As with the embodiment previously described in respect of FIG. 1, the embodiment depicted in FIG. 2 provides a controller 50 to receive sensor inputs at a plurality of inputs 52 and to develop control signals at a plurality of outputs 54. The function and operation of the controller is in all respects the same as the controller 50 previously described. In this embodiment, however, the cuttings dryer 34 helps to smooth out the variations in cuttings load from the feed stream, and thus the cuttings entering the transport section 72 tends to have a steadier input rate of cuttings, making the job much easier for the controller 50 to accommodate the cuttings load and properly meter out the desired quantity of treatment chemicals.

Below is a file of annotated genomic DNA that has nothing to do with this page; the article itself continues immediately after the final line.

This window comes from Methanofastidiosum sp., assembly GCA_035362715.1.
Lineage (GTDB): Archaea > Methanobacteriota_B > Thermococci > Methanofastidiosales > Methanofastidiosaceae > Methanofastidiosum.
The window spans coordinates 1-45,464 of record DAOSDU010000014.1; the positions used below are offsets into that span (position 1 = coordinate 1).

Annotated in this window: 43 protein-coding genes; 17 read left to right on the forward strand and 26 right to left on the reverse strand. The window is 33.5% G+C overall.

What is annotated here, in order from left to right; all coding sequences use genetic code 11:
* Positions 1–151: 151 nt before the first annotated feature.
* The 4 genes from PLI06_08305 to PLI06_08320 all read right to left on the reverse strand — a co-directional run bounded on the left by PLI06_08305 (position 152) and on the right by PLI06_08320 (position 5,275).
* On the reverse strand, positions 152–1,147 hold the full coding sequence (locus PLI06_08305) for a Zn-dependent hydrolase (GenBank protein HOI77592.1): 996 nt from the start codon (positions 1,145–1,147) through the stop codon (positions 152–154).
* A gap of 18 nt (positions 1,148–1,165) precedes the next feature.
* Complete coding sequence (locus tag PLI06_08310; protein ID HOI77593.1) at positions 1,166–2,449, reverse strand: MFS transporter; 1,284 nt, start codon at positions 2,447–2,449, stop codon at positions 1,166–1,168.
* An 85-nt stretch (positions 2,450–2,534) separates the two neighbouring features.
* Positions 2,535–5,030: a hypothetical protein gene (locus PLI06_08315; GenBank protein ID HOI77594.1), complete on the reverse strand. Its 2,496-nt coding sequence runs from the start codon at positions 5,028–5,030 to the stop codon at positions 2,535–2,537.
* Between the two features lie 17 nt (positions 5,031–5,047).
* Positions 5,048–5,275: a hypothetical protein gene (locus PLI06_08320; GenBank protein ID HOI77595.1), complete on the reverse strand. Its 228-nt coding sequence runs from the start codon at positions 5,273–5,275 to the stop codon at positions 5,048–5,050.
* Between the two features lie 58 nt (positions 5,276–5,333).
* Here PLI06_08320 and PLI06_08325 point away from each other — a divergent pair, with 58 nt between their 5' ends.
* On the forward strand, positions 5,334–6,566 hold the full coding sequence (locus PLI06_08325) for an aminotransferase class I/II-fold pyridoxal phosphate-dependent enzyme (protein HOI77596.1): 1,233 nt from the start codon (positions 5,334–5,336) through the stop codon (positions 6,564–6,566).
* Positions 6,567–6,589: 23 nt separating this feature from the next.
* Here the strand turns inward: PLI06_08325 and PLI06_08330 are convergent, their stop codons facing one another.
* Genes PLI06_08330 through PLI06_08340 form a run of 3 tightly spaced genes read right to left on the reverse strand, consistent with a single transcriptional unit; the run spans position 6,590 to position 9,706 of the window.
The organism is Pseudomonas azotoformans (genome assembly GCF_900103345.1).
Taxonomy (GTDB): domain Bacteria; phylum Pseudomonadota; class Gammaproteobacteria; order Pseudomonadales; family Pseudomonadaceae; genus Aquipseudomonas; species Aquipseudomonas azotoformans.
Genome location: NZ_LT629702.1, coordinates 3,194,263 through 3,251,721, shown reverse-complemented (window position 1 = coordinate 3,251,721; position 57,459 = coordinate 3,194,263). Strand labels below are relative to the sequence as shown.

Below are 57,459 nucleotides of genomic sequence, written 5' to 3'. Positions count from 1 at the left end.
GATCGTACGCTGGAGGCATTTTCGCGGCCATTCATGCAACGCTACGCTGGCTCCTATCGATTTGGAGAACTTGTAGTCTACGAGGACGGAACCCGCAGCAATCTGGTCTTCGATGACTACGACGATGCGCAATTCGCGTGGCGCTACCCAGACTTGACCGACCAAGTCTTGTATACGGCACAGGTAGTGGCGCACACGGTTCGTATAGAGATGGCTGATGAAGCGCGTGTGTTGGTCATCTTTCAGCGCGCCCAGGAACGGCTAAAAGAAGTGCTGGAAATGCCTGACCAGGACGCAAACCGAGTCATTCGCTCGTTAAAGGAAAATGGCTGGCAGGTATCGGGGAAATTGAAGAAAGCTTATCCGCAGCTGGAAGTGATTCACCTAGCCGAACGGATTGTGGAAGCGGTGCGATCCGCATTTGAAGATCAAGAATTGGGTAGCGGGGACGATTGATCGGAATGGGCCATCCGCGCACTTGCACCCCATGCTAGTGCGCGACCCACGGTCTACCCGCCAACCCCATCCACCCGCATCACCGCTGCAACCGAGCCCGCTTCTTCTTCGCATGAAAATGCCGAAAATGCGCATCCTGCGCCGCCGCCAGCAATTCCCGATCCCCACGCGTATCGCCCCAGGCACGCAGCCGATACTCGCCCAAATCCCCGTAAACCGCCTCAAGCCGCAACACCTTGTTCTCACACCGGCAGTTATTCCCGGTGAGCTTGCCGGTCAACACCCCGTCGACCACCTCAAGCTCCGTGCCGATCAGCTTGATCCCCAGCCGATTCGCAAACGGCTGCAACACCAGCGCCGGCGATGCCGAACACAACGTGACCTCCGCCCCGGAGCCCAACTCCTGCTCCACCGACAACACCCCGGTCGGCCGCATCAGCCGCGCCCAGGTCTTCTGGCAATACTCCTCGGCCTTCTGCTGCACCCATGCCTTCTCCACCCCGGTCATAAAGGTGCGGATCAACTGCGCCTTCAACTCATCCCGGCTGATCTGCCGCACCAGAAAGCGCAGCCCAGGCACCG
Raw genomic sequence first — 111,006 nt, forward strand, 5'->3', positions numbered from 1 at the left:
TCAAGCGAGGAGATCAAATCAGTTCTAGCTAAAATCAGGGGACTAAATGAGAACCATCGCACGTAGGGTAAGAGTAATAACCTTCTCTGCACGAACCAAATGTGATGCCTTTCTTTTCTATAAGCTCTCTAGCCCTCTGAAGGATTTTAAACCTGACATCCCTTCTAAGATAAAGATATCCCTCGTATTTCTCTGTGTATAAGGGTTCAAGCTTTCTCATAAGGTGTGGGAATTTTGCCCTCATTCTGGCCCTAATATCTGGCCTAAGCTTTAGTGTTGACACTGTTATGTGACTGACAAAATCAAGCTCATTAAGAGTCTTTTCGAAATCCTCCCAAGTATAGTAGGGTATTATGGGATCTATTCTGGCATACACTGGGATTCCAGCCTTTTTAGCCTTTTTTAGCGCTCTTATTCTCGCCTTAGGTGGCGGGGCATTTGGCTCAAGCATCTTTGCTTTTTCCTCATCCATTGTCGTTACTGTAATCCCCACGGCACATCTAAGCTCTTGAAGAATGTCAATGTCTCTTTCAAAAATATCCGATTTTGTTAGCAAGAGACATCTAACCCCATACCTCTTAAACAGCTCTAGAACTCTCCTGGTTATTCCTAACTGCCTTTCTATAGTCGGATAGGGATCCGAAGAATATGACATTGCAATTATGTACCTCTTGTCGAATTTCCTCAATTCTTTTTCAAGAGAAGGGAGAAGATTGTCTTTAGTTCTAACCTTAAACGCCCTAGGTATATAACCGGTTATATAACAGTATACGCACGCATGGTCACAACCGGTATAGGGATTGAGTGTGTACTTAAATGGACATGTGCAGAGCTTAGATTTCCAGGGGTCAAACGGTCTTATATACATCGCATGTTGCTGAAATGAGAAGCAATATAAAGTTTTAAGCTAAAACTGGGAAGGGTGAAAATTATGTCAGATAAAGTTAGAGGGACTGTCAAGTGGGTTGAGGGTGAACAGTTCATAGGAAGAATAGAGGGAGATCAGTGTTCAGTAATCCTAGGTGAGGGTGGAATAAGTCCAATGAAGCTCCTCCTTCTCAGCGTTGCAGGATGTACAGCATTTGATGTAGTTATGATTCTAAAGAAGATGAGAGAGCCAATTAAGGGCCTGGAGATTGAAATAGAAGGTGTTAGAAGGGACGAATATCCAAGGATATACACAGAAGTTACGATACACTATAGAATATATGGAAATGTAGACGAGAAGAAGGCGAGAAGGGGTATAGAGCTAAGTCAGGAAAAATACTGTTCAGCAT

The principles, preferred embodiment, and mode of operation of the present invention have been described in the foregoing specification. This invention is not to be construed as limited to the particular forms disclosed, since these are regarded as illustrative rather than restrictive. Moreover, variations and changes may be made by those skilled in the art without departing from the spirit of the invention.
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|U.S. Classification||34/357, 34/580, 34/591, 210/360.1, 210/380.1|
|International Classification||B08B3/04, B09C1/02, E21B21/06|
|Cooperative Classification||B09C1/02, E21B21/066, B08B3/042|
|European Classification||B08B3/04B2, B09C1/02, E21B21/06N2C|
|Oct 7, 2002||AS||Assignment|
Owner name: HUTCHISON-HAYES INTERNATIONAL, INC., TEXAS
Free format text: ASSIGNMENT OF ASSIGNORS INTEREST;ASSIGNORS:HENSLEY, GARY L.;HILPERT, LEE;REEL/FRAME:013370/0419
Effective date: 20020903
|Sep 20, 2007||FPAY||Fee payment|
Year of fee payment: 4
|Jul 8, 2008||AS||Assignment|